WILD 1950's Stunt

Dan Strassberg dan.strassberg@att.net
Sun Dec 18 14:53:42 EST 2005

While Bartell was programming the station, WILD did not program
African-American music. WILD might have broadcast such music while Bartell
still owned it, though. Bartell might have retained onwership and first
LMAed the station to Noble and then to Nash, who later acquired it. I can
easily imagine the LMA scenario because, back in those days, the FCC frowned
on owners trying to sell stations that they had owned for less than three
years. The term the FCC used for such transfers was trafficking in broadcast
licenses. The FCC generally would refuse to grant transfers of stations
whose seller hadn't owned them long enough unless the seller could establish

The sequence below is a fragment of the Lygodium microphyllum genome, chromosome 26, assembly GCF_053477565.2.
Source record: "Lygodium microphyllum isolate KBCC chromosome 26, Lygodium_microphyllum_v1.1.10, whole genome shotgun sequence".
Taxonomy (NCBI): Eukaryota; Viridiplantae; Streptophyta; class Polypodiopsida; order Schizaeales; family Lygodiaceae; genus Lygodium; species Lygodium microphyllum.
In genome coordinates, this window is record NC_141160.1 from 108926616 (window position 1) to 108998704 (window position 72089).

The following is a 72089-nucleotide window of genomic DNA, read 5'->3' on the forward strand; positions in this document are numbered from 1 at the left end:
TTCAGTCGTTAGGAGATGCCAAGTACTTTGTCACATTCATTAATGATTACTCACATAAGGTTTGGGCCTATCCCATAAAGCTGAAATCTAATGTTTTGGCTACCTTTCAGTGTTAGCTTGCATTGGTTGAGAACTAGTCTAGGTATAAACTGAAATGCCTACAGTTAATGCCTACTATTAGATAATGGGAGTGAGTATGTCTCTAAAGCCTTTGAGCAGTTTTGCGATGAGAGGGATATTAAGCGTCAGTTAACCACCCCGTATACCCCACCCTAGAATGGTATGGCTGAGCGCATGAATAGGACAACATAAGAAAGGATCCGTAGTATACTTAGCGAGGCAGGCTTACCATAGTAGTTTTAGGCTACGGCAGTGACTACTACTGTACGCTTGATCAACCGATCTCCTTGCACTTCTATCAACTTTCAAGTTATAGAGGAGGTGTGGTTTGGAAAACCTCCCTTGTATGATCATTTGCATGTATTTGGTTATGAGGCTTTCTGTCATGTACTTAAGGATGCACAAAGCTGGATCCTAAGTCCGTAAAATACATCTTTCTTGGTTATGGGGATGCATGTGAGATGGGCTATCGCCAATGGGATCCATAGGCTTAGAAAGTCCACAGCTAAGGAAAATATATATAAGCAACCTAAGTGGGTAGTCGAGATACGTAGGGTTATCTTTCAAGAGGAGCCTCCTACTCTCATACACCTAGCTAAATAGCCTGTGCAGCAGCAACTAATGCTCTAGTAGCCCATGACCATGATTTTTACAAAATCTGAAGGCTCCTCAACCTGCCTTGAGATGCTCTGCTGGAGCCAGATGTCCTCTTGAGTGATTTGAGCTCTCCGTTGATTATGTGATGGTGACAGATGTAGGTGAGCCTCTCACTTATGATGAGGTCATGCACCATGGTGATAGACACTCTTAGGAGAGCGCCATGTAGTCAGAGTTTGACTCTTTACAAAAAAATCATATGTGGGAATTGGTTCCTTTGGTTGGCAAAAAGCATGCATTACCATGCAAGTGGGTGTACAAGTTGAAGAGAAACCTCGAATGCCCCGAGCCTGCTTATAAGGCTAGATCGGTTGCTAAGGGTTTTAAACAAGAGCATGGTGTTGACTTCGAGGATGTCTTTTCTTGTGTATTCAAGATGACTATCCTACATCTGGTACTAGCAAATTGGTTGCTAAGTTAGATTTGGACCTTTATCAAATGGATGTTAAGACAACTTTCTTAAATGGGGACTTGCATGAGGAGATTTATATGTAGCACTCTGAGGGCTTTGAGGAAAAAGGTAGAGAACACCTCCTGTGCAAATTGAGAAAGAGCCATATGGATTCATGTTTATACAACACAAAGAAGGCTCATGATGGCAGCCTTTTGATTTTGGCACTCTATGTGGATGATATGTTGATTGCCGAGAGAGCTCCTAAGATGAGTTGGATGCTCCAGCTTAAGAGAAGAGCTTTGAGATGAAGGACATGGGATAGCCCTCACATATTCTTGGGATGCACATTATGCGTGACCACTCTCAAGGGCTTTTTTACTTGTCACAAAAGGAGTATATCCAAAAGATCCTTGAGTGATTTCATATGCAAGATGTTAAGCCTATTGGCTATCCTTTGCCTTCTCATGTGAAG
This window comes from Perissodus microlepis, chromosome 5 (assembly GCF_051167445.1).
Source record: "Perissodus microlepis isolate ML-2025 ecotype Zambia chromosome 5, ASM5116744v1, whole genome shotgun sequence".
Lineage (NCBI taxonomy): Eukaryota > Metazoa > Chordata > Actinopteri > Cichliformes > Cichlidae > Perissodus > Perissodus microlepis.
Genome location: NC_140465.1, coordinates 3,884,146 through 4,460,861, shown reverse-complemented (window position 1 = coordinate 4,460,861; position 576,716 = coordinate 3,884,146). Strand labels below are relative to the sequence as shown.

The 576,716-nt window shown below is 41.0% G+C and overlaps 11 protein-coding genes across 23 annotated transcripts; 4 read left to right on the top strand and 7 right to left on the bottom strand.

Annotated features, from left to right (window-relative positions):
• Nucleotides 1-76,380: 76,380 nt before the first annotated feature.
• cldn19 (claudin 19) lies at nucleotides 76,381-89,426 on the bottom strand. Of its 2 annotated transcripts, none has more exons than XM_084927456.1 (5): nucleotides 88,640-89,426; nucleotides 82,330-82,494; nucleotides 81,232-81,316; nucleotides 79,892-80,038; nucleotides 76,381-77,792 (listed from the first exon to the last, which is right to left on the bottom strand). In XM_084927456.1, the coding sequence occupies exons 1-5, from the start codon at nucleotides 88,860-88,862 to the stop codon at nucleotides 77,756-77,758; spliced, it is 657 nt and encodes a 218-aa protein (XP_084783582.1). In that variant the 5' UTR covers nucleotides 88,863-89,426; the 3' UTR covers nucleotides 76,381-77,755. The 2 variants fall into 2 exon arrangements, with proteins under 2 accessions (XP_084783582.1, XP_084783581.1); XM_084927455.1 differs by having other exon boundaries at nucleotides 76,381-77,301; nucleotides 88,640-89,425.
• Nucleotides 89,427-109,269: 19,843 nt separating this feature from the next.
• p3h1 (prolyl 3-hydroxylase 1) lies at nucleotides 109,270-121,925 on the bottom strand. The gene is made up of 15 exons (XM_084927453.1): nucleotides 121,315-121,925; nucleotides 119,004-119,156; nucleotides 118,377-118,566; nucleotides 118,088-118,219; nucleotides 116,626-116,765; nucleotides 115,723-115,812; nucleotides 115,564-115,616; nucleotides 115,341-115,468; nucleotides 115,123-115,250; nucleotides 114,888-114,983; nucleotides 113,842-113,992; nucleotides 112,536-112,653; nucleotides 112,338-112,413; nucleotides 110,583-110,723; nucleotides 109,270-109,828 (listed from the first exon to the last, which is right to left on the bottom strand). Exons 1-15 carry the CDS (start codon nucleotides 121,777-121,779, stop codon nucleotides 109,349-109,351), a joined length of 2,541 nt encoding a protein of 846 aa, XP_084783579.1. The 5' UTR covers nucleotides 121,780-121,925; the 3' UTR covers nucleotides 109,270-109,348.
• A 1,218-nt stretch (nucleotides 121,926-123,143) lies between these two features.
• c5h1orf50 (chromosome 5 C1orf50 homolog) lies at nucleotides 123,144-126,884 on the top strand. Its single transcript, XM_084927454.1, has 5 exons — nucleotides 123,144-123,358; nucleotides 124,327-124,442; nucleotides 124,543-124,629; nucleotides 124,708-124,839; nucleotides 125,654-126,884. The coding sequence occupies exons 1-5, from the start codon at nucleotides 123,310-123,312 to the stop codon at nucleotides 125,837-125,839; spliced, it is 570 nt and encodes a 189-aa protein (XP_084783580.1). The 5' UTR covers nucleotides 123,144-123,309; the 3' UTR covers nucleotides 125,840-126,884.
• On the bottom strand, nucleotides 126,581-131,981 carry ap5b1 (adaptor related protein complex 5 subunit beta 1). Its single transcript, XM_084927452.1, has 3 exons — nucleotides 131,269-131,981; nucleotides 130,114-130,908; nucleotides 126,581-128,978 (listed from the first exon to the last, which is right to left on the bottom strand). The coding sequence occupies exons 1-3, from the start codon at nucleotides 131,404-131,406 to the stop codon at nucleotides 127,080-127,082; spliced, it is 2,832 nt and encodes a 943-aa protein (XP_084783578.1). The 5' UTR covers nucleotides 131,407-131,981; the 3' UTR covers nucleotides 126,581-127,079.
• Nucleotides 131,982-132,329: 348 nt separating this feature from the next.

that hardship was forcing the sale. I'm sure that many broadcast attorneys
then hurried off to local colleges to take night courses in creative

Dan Strassberg, dan.strassberg@att.net
eFax 707-215-6367

----- Original Message -----
From: "Donna Halper" <dlh@donnahalper.com>
To: <boston-radio-interest@rolinin.bostonradio.org>
Sent: Sunday, December 18, 2005 1:26 AM
Subject: Re: WILD 1950's Stunt

> >On 16 Dec 2005 at 6:26, Dan Strassberg wrote:
> >
> > > I don't recall the stunt--but that doesn't mean it never happened. It
> > > would most likely have happened when WILD was sold to Bartell Family
> > > around 1958 or so--if memory serves.
> Actually, it was in 1957.  WBMS was sold to Bartell on 5 September 1957,
> be exact.  The WBMS calls were dumped and WILD was born.  I recall
> listening to it as a kid-- Wild Man Steve, Jimmy "Early" Byrd and others--
> the only place in town to hear black music, although the top 40 stations
> played some of the more mass appeal cross-over hits.

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